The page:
Why Are Hull Prostitutes Going Underground?

July 23, 2015

There are so many people out there who hate the fact that there are some earning their living by selling sex, and because they find the idea of sex work as real work, they want to get rid of it completely.

So far the UK has managed to fight off the Nordic model, which would see the client criminalised and the industry pushed further underground, but it seems that in Hull sex workers are already having to go underground to continue working, making it tough for the local charities aiming to help them to do their job.

The UK’s perceptions of prostitution

One of the biggest problems facing sex workers isn’t necessarily the law – it is the perception of prostitution that makes the law in the first place. People have strange ideas about the industry that have been enforced by the media.

Films like ‘Pretty Woman’ have made it seem that all that sex workers really need is a white knight to come and save them and that everything will magically be okay again after that, and newspapers will often talk about the latest raid on a brothel which has led to the arrests of many Romanian women.

We rarely hear about the men in the industry, or those from a country other than Romania. People are starting to believe that being Romanian automatically makes you a prostitute, and one woman found herself being turned away from a hotel because of that.

Alecsandra Puflea had booked a room online for the Holiday Inn Express in Hull for her and her boyfriend. It was going to be a nice romantic night away for them both, but when they arrived they were turned away while being told “I’m sorry, but we don’t accept Romanians”.

When Puflea contacted the police, she discovered that the hotel had a new policy for screening guests in case any were using the rooms for illegal activity. So she was turned away for the simply belief that she was a sex worker. She described the moment she found out their reasoning to the Hull Daily Mail, explaining “I was very upset when I found out the reason they had told me to leave. Not all Romanians are prostitutes, it is a very small percentage. You can’t tar everyone with the same brush because of their nationality.

Unfortunately unsurprising

This is just one incident where the stigma surrounding sex work has caused problems for people, and given the many others that we hear about each and every day, it is hardly surprisingly that the industry is already being pushed underground. It looks like we don’t even need the Swedish model to do that!

Well, Hull has taken steps to move against prostitution, and it was back in November that Section 222 was introduced by Hull City Council. The order meant that many sex workers were banned from a popular area of Hull known for street prostitution between the hours of 7pm and 8am.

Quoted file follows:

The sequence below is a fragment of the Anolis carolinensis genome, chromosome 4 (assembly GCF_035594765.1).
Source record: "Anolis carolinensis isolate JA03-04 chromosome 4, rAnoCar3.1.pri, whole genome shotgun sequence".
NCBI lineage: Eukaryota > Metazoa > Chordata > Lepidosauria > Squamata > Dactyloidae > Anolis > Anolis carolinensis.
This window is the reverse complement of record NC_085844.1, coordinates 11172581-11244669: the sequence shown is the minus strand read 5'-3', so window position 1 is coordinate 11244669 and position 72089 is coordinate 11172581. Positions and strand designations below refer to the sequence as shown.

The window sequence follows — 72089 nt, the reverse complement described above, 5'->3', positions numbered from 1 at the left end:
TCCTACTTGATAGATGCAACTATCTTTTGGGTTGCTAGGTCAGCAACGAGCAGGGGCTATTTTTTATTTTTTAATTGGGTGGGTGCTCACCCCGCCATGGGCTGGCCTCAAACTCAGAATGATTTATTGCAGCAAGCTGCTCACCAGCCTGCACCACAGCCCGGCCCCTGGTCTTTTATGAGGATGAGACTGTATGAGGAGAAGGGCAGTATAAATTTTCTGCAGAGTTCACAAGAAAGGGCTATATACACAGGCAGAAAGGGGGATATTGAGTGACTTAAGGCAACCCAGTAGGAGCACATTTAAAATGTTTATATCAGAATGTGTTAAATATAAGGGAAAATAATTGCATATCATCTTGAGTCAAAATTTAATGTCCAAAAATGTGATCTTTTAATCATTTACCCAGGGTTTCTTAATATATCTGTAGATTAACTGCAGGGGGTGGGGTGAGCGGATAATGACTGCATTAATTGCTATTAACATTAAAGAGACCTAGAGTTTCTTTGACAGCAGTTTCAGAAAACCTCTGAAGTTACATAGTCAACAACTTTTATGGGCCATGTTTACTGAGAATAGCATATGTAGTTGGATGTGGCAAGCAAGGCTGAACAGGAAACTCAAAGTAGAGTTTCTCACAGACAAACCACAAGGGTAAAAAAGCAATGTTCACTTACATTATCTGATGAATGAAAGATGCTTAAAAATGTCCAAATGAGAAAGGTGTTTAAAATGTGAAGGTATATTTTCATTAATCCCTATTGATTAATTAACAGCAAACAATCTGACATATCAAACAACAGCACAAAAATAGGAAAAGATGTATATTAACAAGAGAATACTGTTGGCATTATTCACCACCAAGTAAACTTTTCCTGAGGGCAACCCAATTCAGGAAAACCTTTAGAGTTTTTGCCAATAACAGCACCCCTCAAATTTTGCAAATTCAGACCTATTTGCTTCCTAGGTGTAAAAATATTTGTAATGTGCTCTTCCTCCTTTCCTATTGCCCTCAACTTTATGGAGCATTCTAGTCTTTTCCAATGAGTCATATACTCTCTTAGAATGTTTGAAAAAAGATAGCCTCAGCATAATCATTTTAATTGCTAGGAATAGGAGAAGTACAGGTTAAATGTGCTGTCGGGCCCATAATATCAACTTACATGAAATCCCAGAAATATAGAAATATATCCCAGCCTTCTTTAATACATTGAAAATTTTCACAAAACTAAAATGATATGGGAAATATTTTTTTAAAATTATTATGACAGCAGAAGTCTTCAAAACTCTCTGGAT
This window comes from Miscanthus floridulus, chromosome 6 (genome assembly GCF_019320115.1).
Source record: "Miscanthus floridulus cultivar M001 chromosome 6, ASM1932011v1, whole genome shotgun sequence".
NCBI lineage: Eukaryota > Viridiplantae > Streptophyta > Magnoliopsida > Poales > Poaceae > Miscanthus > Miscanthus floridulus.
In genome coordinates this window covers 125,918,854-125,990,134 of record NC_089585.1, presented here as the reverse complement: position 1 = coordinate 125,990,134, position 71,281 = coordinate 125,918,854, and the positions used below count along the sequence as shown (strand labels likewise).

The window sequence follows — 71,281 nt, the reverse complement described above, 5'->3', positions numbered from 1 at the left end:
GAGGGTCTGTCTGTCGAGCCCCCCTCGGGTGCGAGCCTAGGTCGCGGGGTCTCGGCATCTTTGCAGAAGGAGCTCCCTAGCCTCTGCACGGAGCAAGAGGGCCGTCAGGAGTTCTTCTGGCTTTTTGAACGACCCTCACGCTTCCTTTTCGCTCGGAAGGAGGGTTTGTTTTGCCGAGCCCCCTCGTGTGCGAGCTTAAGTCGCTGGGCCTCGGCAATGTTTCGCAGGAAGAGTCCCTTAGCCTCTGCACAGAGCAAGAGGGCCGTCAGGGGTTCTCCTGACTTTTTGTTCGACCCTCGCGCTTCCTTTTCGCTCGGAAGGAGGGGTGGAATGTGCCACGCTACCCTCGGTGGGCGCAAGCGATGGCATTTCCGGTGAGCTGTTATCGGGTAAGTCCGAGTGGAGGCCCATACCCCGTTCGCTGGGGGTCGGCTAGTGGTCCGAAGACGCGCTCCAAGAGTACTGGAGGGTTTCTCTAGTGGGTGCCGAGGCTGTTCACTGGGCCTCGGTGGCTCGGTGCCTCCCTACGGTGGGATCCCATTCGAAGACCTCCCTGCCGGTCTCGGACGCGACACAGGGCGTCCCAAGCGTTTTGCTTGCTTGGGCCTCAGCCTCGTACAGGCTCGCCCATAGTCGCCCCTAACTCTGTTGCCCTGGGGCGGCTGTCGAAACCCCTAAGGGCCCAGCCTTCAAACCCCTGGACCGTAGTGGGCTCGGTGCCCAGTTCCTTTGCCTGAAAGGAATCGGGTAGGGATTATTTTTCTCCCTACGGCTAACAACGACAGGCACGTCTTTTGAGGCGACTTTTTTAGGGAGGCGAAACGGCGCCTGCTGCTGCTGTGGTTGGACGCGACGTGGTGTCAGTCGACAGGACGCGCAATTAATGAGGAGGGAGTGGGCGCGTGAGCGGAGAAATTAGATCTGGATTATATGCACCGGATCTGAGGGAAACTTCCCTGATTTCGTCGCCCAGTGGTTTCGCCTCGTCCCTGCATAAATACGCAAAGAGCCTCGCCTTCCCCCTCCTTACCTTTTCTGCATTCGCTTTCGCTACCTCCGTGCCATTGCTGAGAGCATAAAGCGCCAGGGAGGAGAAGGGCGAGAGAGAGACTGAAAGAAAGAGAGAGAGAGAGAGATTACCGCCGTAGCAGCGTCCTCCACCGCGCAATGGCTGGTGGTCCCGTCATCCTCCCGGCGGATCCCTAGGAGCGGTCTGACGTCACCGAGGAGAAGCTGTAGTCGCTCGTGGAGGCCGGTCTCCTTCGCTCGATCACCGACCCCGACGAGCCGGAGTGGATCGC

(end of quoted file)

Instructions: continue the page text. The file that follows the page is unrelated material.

It might not sound that bad, but these sex workers are now having to go into unfamiliar territory to continue their work, and this is putting them at risk. Their regular clients might not know where they have gone, and so the prostitutes are now having to take clients they might be unsure of.

Section 222 is part of an old act, specifically the Local Government Act of 1972, but that hasn’t stopped people from using it. Strangely enough, although this act has been around for a long time, it is actually the first time it has been used to try and “tackle” prostitution anywhere in the country.

The ruling means that “prostitutes and kerb crawlers found breaching the order by loitering, soliciting or having sex face arrest and a court appearance”, and so many are going underground to continue working and to avoid being caught out.

Arrests have been made

Arrests have already been made using this order, and one 45 year old woman has been sentenced to two weeks in jail. She is the first to have been sentenced following the new order, but will not be the last.

The sex workers in the area are speaking out about this, as are the charity Hull Lighthouse. Hull Lighthouse project “has been helping prostitutes in the city for a number of years”, and they have “always insisted the best approach is to help rather than punish the women”.

That is a sentiment shared by sex workers all over the world. If you give them the support they need to make their working environments safe like any other working environment, the sex industry will be so much better as a result. Of course, that would then mean accepting that people can do what they want with their lives, and we can’t go around doing that, can we?

The Lighthouse project has stated that this new order has given them difficulties, as they have been unable to talk to those most in need of support. “We have struggled to make contact with the most vulnerable of Hull’s women in order to offer them the support we have always done.”

They also spoke out about the way the order was introduced, stating that “we were disappointed we were not warned of the order, so that we could have prepared for the change in conditions the women now face, and maintain contact in order to offer them the vital help they need.”

This whole situation seems to be suggesting that Hull is ready for the Swedish model to come in, but is the rest of the UK? There are cities around England that are more tolerant of sex workers, so is Hull the odd one out, or are the Hull escorts just as likely to get this treatment elsewhere?

You can let us know what you think about this by leaving a comment in the box below to tell us what you really think.

Lara Mills
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